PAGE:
One of the tricky questions to be solved in the coming negotiations between the Council and the EP is whether and how to send persons who are not found eligible under the APR border procedure back to the last country of transit they come from. It will be important in this context to offer better legal means to file an application for protection or asylum without first entering the EXU territory. In 2016, the EU negotiated a deal with Turkey whereby the latter accepted to better police its borders to prevent illegal crossings against the promise of EU cash to help finance the management of migrants inside Turkey. At the same time, in a move destined to encourage legal routes for refugees to arrive in Europe, it was agreed that for each irregular migrant sent back to Turkey the EU would take in a refugee living in Turkey via the legal route. This part of the deal did not work because very few of the irregular migrants arriving in Greece were sent back to Turkey, for internal Greek reasons, and because Turkey almost systematically refused to take people back, despite the many resettlements accepted by the EU. But the underlying philosophy is the right one and should be borne in mind when thinking about similar deals with countries like Tunisia and possibly Libya.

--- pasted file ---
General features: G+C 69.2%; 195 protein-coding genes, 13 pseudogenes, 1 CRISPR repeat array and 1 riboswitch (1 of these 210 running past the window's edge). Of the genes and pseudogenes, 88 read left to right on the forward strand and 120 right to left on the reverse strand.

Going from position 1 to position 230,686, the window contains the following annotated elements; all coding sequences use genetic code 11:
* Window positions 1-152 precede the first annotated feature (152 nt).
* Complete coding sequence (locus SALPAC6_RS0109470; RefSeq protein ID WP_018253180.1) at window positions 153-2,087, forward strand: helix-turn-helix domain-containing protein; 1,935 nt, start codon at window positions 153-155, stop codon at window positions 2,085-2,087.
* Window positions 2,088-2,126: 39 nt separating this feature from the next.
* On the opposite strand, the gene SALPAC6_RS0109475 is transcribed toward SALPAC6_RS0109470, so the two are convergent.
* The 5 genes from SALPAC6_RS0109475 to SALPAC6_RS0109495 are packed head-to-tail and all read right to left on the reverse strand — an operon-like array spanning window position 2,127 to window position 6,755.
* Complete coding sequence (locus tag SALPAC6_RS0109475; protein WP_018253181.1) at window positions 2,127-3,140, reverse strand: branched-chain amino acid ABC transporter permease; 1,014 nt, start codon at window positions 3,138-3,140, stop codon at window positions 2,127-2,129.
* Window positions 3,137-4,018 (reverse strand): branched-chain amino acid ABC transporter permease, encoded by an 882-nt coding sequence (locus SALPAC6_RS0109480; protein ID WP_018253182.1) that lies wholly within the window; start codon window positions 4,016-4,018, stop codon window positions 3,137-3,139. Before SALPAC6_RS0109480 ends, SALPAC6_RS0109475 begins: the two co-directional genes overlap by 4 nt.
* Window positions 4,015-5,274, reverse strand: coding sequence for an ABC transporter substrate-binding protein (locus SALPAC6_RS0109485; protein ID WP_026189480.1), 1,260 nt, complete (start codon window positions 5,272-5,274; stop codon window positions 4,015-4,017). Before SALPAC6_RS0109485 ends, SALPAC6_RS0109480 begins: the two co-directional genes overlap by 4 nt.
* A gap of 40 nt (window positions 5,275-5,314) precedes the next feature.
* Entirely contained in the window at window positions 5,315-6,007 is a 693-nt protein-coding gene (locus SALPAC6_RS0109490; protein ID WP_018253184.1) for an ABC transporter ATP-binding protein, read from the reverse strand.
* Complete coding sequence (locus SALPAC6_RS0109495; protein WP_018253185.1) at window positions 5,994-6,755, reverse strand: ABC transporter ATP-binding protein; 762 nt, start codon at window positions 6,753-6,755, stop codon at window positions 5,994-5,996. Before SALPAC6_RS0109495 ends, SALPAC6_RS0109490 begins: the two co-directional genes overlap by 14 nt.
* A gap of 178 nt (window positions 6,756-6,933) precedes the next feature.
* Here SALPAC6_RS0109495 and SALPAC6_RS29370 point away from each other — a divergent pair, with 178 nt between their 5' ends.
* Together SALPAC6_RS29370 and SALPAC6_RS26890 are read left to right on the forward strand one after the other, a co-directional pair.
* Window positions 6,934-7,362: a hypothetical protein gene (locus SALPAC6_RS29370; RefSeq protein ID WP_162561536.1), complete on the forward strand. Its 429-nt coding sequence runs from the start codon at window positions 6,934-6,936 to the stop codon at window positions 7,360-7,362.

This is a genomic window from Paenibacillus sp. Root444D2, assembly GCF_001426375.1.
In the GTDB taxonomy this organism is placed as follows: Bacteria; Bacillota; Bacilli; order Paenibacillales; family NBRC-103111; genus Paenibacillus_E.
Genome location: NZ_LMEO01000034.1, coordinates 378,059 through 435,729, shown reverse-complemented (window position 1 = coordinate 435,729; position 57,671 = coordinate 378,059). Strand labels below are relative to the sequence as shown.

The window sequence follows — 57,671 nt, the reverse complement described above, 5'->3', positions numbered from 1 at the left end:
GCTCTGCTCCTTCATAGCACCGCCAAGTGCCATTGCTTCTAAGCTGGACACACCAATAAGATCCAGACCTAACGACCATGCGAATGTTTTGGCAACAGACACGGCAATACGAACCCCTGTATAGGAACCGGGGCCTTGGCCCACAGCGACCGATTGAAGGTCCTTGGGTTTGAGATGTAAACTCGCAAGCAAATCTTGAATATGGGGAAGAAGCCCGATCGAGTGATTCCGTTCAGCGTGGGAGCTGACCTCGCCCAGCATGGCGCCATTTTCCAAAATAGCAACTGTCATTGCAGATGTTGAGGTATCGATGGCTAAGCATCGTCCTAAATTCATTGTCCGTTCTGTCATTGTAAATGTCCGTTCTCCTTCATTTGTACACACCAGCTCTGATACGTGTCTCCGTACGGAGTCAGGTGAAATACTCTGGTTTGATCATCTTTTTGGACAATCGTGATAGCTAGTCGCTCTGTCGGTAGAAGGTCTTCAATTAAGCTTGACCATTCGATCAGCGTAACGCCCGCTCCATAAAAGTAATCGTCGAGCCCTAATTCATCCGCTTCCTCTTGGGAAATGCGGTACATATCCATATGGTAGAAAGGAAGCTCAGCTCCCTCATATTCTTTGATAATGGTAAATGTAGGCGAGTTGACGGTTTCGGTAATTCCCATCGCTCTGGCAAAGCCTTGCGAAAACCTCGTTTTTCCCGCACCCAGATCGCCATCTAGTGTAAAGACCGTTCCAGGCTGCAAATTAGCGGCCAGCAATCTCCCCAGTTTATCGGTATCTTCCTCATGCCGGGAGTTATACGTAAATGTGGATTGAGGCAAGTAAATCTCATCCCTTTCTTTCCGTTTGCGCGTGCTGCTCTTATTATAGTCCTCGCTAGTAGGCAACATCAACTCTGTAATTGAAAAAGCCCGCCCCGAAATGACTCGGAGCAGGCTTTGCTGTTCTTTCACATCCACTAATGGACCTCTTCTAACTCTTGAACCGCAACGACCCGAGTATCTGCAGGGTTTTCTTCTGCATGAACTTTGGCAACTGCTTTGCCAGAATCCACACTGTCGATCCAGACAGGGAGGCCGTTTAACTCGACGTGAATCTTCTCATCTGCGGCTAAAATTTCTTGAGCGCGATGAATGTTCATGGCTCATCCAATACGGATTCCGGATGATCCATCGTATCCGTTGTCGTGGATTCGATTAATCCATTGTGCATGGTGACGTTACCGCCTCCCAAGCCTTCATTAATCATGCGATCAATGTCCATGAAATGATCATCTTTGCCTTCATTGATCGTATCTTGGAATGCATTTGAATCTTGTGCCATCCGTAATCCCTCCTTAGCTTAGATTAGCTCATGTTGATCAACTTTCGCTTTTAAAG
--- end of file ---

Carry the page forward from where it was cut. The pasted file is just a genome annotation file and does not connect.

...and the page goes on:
There are still many hurdles to be cleared in the coming months, but there is a reasonable chance now that the EU will deliver a much-needed reform of its migration and asylum policy. While there is no easy or perfect solution, nor will there be one, this would create a more serene environment for dealing with the enormous challenges of the migration issue. It can only be hoped that it would also drastically reduce the loss of lives of migrants in the Mediterranean.

Jim Cloos, TEPSA Secretary-General

* A general approach is a Council agreement on a mandate for the Presidency to engage in negotiations with the European Parliament in so-called trilogue meetings.